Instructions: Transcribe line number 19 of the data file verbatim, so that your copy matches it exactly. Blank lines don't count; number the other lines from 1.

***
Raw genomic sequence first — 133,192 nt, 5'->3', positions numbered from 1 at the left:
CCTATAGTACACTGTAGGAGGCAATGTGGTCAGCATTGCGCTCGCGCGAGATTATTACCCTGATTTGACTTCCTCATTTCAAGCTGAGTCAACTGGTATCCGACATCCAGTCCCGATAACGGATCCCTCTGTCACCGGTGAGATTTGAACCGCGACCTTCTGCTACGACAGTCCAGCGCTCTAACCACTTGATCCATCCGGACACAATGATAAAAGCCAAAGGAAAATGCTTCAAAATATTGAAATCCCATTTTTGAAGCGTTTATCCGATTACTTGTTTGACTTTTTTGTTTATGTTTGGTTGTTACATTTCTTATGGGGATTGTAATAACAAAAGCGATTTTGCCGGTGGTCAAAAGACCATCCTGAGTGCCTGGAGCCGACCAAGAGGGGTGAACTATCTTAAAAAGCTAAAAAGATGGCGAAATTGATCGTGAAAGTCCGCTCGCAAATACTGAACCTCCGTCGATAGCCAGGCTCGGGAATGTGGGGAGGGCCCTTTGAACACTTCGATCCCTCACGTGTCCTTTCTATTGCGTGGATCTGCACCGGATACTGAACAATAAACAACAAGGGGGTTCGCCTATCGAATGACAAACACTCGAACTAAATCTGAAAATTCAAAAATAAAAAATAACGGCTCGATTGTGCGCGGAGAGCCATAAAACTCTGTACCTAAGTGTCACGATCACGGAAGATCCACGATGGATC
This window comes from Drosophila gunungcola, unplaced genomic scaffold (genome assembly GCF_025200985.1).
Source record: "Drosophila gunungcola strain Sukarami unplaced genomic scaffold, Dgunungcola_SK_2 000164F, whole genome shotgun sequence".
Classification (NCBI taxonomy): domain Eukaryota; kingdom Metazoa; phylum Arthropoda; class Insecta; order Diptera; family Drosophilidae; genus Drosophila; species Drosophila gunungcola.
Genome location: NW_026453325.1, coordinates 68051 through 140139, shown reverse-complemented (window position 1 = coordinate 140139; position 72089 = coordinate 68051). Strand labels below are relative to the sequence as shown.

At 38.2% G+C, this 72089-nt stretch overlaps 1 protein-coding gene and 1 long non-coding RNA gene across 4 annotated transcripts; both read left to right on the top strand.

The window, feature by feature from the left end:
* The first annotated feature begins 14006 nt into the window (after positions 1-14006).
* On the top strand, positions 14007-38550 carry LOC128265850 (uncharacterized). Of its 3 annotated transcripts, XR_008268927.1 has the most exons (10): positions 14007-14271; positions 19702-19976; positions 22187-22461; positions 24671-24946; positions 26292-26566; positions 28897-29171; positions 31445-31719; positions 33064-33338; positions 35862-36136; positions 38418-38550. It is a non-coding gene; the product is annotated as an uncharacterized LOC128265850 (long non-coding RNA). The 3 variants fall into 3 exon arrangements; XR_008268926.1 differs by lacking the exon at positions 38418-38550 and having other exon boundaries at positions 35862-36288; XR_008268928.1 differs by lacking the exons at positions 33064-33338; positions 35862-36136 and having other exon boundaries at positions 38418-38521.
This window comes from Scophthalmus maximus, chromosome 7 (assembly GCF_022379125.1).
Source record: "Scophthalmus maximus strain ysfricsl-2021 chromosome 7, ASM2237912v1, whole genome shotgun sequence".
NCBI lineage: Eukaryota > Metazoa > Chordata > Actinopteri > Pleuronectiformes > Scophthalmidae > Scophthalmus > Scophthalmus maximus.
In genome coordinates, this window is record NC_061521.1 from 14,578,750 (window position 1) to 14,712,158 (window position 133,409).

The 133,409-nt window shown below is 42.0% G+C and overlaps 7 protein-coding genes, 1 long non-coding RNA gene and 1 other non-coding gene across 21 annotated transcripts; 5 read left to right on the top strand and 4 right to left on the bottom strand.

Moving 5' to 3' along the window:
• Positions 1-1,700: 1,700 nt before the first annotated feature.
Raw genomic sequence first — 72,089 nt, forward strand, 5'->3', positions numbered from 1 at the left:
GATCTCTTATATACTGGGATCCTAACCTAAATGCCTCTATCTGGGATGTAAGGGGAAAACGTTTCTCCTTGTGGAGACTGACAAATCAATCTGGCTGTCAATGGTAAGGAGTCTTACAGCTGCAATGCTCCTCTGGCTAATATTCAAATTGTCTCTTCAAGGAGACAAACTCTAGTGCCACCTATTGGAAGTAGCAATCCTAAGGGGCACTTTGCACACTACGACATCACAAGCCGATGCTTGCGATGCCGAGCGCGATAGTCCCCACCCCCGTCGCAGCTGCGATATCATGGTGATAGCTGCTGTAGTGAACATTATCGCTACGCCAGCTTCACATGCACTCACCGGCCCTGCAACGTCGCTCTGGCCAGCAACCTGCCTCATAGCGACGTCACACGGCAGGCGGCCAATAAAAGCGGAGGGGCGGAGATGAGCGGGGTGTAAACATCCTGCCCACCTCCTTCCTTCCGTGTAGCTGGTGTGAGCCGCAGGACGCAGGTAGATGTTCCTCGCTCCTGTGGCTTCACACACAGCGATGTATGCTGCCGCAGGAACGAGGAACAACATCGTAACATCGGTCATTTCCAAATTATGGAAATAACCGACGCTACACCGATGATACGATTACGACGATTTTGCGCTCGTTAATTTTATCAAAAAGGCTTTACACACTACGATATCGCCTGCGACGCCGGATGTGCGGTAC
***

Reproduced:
GATCTCTTATATACTGGGATCCTAACCTAAATGCCTCTATCTGGGATGTAAGGGGAAAACGTTTCTCCTTGTGGAGACTGACAAATCAATCTGGCTGTCAATGGTAAGGAGTCTTACAGCTGCAATGCTCCTCTGGCTAATATTCAAATTGTCTCTTCAAGGAGACAAACTCTAGTGCCACCTATTGGAAGTAGCAATCCTAAGGGGCACTTTGCACACTACGACATCACAAGCCGATGCTTGCGATGCCGAGCGCGATAGTCCCCACCCCCGTCGCAGCTGCGATATCATGGTGATAGCTGCTGTAGTGAACATTATCGCTACGCCAGCTTCACATGCACTCACCGGCCCTGCAACGTCGCTCTGGCCAGCAACCTGCCTCATAGCGACGTCACACGGCAGGCGGCCAATAAAAGCGGAGGGGCGGAGATGAGCGGGGTGTAAACATCCTGCCCACCTCCTTCCTTCCGTGTAGCTGGTGTGAGCCGCAGGACGCAGGTAGATGTTCCTCGCTCCTGTGGCTTCACACACAGCGATGTATGCTGCCGCAGGAACGAGGAACAACATCGTAACATCGGTCATTTCCAAATTATGGAAATAACCGACGCTACACCGATGATACGATTACGACGATTTTGCGCTCGTTAATTTTATCAAAAAGGCTTTACACACTACGATATCGCCTGCGACGCCGGATGTGCGGTAC